at various levels in Kentucky state courts. For example, plaintiffs
attach to their complaint a copy of a lengthy decision issued on
August 15, 2021, in which the Boone Circuit Court found the recent
enactments constitutional and declared that Governor Beshear’s
actions and orders in contravention of the statutes are
unconstitutional, void, and without legal effect. Ridgeway

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Having recounted the above facts, there is little that remains

to be said.

Plaintiffs have shown a likelihood of success on the merits

of their claim that the Governor’s unilateral issuance of Executive

Order 2021-585, without the prior approval of the General Assembly,

violates KRS39A.090(3), which is the product of House Bill 1,

Senate Bill 1, Senate Bill 2, and House Joint Resolution 77, all

passed by the Kentucky General Assembly in its 2021 session.

The Executive Branch cannot simply ignore laws passed by the

duly-elected representatives of the citizens of the Commonwealth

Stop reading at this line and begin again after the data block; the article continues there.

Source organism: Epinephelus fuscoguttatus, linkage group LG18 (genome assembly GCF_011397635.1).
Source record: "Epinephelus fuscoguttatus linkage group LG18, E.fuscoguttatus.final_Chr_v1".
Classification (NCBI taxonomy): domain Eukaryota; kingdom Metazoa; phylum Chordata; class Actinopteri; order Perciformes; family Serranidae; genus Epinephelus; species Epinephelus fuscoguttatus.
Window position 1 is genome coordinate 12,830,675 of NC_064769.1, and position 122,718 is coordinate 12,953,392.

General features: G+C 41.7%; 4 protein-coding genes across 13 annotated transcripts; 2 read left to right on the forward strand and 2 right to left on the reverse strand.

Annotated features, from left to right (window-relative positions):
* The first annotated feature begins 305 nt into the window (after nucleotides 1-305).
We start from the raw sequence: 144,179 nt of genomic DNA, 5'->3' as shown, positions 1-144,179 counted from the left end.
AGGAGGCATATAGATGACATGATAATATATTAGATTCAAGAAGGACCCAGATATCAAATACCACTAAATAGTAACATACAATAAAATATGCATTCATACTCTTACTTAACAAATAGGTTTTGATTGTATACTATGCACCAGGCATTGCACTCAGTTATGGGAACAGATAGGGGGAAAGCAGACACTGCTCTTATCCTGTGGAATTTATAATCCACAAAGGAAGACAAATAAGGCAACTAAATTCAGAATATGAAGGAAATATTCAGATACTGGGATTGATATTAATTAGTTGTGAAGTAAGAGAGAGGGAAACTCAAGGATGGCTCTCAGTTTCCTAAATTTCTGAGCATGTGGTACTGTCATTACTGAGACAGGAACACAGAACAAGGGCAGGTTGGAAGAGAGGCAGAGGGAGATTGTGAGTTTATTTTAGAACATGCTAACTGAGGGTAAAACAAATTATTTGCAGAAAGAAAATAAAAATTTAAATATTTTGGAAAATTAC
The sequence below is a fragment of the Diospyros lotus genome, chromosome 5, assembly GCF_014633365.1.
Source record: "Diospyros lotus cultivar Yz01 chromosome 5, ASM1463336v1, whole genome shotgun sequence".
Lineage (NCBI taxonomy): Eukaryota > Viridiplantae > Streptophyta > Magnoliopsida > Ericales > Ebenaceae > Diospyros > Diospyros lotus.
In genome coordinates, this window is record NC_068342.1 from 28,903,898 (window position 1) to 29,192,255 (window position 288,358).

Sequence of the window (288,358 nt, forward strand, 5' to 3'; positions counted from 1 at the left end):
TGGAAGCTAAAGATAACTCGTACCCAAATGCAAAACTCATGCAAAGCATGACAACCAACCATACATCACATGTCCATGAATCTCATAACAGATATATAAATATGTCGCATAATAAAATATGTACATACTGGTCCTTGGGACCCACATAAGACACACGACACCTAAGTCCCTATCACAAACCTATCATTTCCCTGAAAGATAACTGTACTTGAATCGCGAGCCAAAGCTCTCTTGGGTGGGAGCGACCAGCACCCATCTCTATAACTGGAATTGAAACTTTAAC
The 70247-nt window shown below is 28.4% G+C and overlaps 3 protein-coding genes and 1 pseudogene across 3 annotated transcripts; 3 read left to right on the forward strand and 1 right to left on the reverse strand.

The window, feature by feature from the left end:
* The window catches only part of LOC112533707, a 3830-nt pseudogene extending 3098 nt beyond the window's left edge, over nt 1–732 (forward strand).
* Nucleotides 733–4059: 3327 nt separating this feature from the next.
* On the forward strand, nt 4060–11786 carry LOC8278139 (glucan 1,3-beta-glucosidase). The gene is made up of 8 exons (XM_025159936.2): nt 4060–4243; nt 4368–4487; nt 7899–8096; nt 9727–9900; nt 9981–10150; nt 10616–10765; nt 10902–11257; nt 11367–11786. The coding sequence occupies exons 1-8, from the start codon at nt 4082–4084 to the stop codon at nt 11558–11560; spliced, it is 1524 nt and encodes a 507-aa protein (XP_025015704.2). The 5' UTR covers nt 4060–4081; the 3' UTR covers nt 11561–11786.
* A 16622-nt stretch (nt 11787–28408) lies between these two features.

of Kentucky. Therein lies tyranny. If the citizens dislike the

laws passed, the remedy lies with them, at the polls.

Therefore, having reviewed the record, the Court finds that

plaintiffs’ emergency motion for a temporary restraining order is

well taken. The full reasons therefor are set forth in the

Properties, LLC dba Beans Café & Bakery, et al. v. Beshear, Case
No. 20-CI-678 (Doc. 6-2 at 7-36). That opinion references other
cases dealing with these issues which are pending in Kentucky.
However, to the extent that plaintiffs’ claims arise under
federal law, rulings by the state courts are not binding on this
Court. And, as to plaintiff’s state law claims, this federal
court’s task is to predict how the Supreme Court of Kentucky would
rule on them. State Auto Property and Casualty Ins. Co. v. Hargis,
785 F.3d 189, 195 (6th Cir. 2015).

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Temporary Restraining Order that shall enter concurrently


Therefore, having reviewed this matter, and the Court being



(1) Plaintiffs’ Motion for an Ex-Parte Emergency Motion for

Injunctive Relief (Doc. 1-4 at 2-5) be, and is hereby, GRANTED. A

Temporary Restraining Order shall enter concurrently herewith; and

(2) A hearing on plaintiffs’ motion for a preliminary

injunction be, and is hereby, SET FOR AUGUST 24, 2021 AT 1:00 p.m.

in Courtroom A.

This 19th day of August 2021.

3 The Court will defer consideration of plaintiffs’ other causes

of action to further proceedings.